Wirelessly Monitoring Essential Assets

by | Jul 13, 2011 | Asset Management, Industrial IoT


We’re entering that time of year where draft presentations have been developed and submitted to the Emerson Exchange organizers. The 2011 event will be held October 24-28 in Nashville, Tennessee USA.

A few weeks ago, I caught up with Emerson’s Pete Sharpe who leads our industry applications team and I asked him about his presentation for this year’s event. In past Emerson Exchanges, Pete has shared his experiences applying advanced process control in applications such as distillation columns.

At this year’s Exchange, Pete will share how to monitor essential assets via wireless technology. He starts by defining essential assets in plants as any asset whose outage could cause a significant process disturbance, slowdown, or shutdown. Examples include pumps, exchangers, blowers, tanks, fired heaters, simple compressors, fin-fans, and cooling towers.

Essential assets are a step below critical assets, which are usually already equipped with wired predictive, protection systems. These essential assets often have spares in which to switchover in the event of a problem. They are typically monitored manually by visual rounds once per shift or day and have periodic handheld vibration and performance audits performed.

Pete will cite a statistic that 25% of unplanned outages are related to equipment failure. Moving from manual to continuous monitoring can catch a significant portion of this equipment failure—on the order of 80%. For a small sized refinery, this could be around 2% of production capacity worth more than $3 million USD annually.

It’s not just lost capacity, but it can also involve safety. Pete will share some headlines from the news of equipment failures which led to fires, atmospheric flaring, and extended downtime from flaring during restart conditions. These incidents impact public image, incur regulatory fines, and increase regulatory oversight.

I know from my days on offshore platforms that retrofitting equipment with vibration and temperature sensors was a difficult proposition, mainly due to the wiring involved and available room in junction boxes and wire trays. IEC 62591 (WirelessHART) vibration and other sensors avoid these installation issues and can monitor cavitation, high vibration, bearing temperatures, seal conditions, and process conditions such as suction and discharge pressures.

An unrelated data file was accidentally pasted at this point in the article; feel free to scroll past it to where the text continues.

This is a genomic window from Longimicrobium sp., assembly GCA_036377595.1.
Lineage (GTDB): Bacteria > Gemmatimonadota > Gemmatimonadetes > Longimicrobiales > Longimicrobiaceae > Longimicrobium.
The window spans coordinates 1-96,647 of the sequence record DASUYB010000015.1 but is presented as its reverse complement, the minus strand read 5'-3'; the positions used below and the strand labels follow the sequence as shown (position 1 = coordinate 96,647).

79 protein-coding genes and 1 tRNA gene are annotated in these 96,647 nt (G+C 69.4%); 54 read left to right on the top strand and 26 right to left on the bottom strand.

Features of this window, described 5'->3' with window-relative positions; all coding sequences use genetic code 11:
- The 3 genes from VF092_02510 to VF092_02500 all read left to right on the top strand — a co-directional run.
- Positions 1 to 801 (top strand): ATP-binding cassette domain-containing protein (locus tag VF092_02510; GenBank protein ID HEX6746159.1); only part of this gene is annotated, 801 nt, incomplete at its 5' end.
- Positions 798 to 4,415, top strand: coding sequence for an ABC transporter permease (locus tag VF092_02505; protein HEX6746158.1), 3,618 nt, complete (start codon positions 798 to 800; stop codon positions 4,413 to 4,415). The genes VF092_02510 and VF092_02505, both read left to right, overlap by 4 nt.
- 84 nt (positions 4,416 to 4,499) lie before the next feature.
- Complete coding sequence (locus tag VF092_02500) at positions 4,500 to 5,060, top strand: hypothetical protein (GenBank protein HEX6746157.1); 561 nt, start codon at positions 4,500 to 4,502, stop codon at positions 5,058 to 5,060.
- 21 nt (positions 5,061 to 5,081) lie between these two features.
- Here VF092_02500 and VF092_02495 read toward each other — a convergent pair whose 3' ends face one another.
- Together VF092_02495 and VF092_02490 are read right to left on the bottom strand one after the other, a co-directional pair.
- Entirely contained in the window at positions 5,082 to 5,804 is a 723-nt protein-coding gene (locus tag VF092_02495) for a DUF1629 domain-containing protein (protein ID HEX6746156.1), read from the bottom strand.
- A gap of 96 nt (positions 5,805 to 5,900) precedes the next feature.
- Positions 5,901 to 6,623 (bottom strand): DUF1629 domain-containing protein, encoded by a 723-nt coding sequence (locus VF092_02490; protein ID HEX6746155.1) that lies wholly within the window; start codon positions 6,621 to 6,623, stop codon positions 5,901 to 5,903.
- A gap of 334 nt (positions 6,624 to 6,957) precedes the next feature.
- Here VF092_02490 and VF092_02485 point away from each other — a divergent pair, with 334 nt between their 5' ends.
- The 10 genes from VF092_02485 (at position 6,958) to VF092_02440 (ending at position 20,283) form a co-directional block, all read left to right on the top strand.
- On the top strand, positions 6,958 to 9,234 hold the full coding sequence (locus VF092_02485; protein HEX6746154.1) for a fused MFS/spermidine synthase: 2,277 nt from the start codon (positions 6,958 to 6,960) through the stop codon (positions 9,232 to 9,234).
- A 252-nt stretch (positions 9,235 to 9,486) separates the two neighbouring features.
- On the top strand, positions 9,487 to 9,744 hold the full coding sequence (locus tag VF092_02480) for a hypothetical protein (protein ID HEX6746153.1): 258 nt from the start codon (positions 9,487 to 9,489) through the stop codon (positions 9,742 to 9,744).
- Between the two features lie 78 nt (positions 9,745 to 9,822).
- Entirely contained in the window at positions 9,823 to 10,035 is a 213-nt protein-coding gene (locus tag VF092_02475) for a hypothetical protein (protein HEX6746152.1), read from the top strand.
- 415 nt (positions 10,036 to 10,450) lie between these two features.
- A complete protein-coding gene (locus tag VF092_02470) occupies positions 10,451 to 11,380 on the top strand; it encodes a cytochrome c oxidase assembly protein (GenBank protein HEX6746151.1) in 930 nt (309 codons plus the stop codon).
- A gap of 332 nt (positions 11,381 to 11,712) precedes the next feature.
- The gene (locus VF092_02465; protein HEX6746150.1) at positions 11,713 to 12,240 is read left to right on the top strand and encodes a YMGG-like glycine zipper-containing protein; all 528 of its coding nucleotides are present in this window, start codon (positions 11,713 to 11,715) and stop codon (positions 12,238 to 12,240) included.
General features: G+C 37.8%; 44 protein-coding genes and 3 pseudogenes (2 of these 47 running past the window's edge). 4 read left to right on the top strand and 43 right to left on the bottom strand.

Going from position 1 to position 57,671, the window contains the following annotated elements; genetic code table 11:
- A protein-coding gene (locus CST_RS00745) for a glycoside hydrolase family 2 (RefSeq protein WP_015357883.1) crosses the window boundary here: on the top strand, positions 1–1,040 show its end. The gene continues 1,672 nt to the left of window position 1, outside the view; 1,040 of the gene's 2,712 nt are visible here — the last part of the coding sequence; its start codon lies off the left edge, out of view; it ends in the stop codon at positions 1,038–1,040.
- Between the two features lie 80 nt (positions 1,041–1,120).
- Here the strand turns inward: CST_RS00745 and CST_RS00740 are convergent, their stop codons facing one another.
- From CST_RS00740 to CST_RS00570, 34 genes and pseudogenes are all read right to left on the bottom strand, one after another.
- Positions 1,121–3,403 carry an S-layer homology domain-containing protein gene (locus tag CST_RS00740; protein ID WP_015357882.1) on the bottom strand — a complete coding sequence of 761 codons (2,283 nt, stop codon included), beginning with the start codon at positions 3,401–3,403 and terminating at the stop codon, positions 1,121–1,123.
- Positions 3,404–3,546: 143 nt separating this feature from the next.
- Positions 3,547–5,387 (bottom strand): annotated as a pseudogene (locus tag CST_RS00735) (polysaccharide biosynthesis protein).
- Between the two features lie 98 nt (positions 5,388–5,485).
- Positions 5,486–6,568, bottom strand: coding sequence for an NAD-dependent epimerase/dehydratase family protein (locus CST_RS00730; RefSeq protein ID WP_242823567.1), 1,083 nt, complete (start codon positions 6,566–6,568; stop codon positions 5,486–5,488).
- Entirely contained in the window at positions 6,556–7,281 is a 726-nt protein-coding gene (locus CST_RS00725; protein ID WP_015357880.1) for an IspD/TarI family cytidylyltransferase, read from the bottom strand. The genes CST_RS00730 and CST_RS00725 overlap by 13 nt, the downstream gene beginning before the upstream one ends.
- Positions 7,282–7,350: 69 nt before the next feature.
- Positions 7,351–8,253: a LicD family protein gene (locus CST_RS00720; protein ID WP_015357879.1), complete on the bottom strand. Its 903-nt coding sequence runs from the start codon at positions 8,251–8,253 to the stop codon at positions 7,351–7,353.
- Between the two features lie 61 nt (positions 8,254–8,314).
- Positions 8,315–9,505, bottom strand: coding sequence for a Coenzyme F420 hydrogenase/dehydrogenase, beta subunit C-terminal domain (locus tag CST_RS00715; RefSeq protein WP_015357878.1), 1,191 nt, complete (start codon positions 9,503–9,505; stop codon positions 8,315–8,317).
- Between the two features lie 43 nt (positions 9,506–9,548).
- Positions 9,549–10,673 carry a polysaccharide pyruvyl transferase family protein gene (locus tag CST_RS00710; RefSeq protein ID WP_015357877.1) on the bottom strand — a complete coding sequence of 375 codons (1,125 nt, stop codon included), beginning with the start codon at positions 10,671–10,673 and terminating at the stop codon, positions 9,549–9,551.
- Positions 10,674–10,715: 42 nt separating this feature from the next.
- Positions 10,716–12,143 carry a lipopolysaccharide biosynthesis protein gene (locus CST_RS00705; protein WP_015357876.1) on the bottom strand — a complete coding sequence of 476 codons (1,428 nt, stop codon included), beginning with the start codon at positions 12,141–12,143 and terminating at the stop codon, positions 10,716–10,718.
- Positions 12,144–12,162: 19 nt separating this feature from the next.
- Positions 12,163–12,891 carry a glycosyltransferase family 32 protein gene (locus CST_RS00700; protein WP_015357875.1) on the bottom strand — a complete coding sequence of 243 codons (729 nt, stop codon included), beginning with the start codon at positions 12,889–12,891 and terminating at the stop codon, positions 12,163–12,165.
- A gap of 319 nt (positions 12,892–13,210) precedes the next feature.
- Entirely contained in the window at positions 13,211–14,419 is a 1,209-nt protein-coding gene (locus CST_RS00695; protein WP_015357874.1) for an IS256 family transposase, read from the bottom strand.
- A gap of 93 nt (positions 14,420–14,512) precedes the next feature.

Essential Asset Monitoring Assessment GridPete will provide a methodology based on failure frequency versus failure impact to help determine which essential assets should be candidates for continuous monitoring.

His team has developed and is developing additional essential asset applications around key pieces of process equipment including pump health, heat exchangers, blowers, fin-fans, cooling towers, simple compressors, and fired heaters. These applications include engineering, installation, commissioning, and training services coupled with the wireless devices, gateways, and connections with asset management and automation systems.

The goal is provide a way to quickly address the essential assets that require continuous monitoring without being a major custom project effort. Also by benchmarking current performance, the return on investment due to reduced downtime and slowdowns, failure avoidance, and reduced safety and environmental incidents can be captured and shared. This measurement process can help fund additional essential assets to continuously monitor.

If you’re headed to Nashville for this year’s Emerson Exchange, you may want to add Pete’s presentation to your schedule.

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The opinions expressed here are the personal opinions of the authors. Content published here is not read or approved by Emerson before it is posted and does not necessarily represent the views and opinions of Emerson.

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